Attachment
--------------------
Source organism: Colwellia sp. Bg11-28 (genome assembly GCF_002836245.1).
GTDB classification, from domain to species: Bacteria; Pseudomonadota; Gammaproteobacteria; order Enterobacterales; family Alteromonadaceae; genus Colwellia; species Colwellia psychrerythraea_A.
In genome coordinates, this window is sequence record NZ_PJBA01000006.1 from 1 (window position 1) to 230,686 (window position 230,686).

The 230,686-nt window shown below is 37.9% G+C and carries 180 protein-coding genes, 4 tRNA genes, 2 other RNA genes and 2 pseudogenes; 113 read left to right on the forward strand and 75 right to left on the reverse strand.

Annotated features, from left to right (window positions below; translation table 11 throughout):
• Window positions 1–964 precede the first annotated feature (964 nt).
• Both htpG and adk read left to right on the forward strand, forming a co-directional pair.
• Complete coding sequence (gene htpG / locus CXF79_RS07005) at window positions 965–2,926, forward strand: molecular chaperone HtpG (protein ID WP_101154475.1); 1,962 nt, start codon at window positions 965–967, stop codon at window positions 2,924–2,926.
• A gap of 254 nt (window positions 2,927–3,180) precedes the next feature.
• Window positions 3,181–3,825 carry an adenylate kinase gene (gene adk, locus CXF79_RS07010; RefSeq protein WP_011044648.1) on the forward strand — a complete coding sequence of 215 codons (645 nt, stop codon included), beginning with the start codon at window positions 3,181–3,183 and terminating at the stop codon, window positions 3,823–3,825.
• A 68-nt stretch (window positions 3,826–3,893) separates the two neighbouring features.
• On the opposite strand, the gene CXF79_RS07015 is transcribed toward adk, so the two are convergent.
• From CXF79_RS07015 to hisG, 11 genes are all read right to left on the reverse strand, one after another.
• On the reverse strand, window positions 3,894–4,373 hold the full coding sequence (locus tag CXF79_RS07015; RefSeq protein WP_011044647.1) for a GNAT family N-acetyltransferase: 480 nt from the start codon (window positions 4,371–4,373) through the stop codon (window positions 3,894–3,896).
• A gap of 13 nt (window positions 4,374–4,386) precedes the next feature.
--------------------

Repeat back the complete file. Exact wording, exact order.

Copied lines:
Source organism: Colwellia sp. Bg11-28 (genome assembly GCF_002836245.1).
GTDB classification, from domain to species: Bacteria; Pseudomonadota; Gammaproteobacteria; order Enterobacterales; family Alteromonadaceae; genus Colwellia; species Colwellia psychrerythraea_A.
In genome coordinates, this window is sequence record NZ_PJBA01000006.1 from 1 (window position 1) to 230,686 (window position 230,686).

The 230,686-nt window shown below is 37.9% G+C and carries 180 protein-coding genes, 4 tRNA genes, 2 other RNA genes and 2 pseudogenes; 113 read left to right on the forward strand and 75 right to left on the reverse strand.

Annotated features, from left to right (window positions below; translation table 11 throughout):
• Window positions 1–964 precede the first annotated feature (964 nt).
• Both htpG and adk read left to right on the forward strand, forming a co-directional pair.
• Complete coding sequence (gene htpG / locus CXF79_RS07005) at window positions 965–2,926, forward strand: molecular chaperone HtpG (protein ID WP_101154475.1); 1,962 nt, start codon at window positions 965–967, stop codon at window positions 2,924–2,926.
• A gap of 254 nt (window positions 2,927–3,180) precedes the next feature.
• Window positions 3,181–3,825 carry an adenylate kinase gene (gene adk, locus CXF79_RS07010; RefSeq protein WP_011044648.1) on the forward strand — a complete coding sequence of 215 codons (645 nt, stop codon included), beginning with the start codon at window positions 3,181–3,183 and terminating at the stop codon, window positions 3,823–3,825.
• A 68-nt stretch (window positions 3,826–3,893) separates the two neighbouring features.
• On the opposite strand, the gene CXF79_RS07015 is transcribed toward adk, so the two are convergent.
• From CXF79_RS07015 to hisG, 11 genes are all read right to left on the reverse strand, one after another.
• On the reverse strand, window positions 3,894–4,373 hold the full coding sequence (locus tag CXF79_RS07015; RefSeq protein WP_011044647.1) for a GNAT family N-acetyltransferase: 480 nt from the start codon (window positions 4,371–4,373) through the stop codon (window positions 3,894–3,896).
• A gap of 13 nt (window positions 4,374–4,386) precedes the next feature.